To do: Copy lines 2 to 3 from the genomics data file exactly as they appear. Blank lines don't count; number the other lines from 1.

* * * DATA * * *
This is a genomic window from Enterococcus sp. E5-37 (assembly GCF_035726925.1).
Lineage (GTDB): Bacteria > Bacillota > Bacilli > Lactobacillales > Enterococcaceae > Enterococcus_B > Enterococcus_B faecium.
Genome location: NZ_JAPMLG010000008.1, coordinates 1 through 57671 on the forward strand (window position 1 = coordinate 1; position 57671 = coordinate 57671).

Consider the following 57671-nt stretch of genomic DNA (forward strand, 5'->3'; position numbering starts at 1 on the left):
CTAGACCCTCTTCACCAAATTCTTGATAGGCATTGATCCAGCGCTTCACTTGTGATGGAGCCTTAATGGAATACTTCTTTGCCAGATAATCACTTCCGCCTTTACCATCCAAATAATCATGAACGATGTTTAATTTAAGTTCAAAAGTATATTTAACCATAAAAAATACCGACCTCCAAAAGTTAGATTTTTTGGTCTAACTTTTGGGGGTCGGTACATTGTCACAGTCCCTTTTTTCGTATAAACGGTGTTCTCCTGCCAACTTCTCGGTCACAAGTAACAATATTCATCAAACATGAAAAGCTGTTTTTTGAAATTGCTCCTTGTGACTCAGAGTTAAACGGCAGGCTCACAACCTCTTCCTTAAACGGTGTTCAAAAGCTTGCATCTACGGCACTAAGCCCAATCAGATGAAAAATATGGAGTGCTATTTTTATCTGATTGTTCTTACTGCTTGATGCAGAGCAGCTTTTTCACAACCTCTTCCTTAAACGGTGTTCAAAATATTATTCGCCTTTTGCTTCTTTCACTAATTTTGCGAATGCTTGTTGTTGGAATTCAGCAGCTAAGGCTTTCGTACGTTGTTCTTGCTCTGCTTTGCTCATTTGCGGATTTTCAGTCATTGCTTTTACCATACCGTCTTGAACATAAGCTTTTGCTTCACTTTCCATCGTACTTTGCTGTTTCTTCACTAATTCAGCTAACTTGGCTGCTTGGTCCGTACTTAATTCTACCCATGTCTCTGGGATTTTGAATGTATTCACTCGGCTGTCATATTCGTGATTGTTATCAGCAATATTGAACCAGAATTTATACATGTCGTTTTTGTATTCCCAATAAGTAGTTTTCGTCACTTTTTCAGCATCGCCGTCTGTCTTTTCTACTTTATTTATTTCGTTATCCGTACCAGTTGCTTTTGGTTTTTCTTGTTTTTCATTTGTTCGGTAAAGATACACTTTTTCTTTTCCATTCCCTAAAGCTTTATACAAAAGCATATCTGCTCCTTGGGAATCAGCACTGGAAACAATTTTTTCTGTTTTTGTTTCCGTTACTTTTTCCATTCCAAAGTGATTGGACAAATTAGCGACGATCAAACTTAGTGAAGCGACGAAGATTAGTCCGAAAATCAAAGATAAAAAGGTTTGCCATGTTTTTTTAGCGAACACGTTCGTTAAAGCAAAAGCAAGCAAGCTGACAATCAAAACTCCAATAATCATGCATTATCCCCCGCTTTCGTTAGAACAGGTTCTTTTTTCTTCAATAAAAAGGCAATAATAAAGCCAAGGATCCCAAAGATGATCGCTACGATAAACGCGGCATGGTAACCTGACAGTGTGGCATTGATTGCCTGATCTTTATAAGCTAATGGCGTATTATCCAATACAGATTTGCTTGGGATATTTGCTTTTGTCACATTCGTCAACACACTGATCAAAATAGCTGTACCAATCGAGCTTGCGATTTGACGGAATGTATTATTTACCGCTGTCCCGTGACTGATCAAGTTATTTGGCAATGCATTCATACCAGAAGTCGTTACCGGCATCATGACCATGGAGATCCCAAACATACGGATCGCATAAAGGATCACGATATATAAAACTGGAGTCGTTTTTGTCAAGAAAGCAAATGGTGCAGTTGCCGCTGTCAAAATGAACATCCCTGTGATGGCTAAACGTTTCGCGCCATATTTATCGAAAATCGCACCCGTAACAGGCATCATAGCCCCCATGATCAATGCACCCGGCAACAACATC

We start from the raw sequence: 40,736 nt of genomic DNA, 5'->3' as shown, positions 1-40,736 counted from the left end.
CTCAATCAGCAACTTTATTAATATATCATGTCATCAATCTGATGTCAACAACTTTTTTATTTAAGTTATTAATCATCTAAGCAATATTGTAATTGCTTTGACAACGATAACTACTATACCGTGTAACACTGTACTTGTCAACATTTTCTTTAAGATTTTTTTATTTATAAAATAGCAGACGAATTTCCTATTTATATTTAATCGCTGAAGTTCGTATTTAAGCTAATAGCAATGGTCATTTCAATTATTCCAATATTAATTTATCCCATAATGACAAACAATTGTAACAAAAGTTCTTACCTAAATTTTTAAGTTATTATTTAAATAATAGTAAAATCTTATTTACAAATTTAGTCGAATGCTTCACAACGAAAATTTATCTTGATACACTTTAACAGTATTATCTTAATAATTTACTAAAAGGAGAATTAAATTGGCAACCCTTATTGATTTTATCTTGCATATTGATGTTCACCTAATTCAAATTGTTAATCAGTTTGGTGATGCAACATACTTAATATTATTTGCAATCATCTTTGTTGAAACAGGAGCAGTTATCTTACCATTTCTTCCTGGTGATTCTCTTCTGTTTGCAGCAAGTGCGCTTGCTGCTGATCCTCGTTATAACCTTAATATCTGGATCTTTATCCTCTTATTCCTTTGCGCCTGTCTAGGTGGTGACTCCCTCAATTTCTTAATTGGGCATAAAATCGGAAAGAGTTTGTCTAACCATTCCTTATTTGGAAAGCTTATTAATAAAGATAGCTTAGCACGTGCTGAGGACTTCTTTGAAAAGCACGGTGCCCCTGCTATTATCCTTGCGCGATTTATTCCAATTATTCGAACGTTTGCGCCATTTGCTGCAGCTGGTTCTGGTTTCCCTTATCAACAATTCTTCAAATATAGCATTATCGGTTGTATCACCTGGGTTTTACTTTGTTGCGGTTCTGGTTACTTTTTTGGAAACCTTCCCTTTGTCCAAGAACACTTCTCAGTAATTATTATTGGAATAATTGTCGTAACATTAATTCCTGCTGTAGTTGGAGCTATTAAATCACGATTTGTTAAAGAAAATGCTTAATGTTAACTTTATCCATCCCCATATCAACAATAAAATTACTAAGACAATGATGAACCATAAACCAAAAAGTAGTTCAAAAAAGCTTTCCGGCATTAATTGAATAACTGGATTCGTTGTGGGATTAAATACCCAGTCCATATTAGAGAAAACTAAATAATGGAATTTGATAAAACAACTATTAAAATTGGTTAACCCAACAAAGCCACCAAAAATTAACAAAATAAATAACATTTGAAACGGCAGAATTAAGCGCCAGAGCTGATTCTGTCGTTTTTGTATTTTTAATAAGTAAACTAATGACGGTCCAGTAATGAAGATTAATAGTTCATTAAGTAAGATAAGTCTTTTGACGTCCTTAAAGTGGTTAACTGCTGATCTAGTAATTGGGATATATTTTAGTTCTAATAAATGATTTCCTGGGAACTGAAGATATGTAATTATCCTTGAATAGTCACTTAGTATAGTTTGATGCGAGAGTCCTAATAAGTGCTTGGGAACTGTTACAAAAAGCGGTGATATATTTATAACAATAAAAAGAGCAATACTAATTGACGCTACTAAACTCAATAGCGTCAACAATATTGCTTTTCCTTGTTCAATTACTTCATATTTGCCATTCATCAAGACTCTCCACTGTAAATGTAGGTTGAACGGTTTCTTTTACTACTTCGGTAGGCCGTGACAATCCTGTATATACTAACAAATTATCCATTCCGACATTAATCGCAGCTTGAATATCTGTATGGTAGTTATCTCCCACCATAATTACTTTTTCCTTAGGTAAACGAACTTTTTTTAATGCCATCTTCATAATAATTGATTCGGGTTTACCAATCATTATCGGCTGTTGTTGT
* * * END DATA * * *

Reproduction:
Lineage (GTDB): Bacteria > Bacillota > Bacilli > Lactobacillales > Enterococcaceae > Enterococcus_B > Enterococcus_B faecium.
Genome location: NZ_JAPMLG010000008.1, coordinates 1 through 57671 on the forward strand (window position 1 = coordinate 1; position 57671 = coordinate 57671).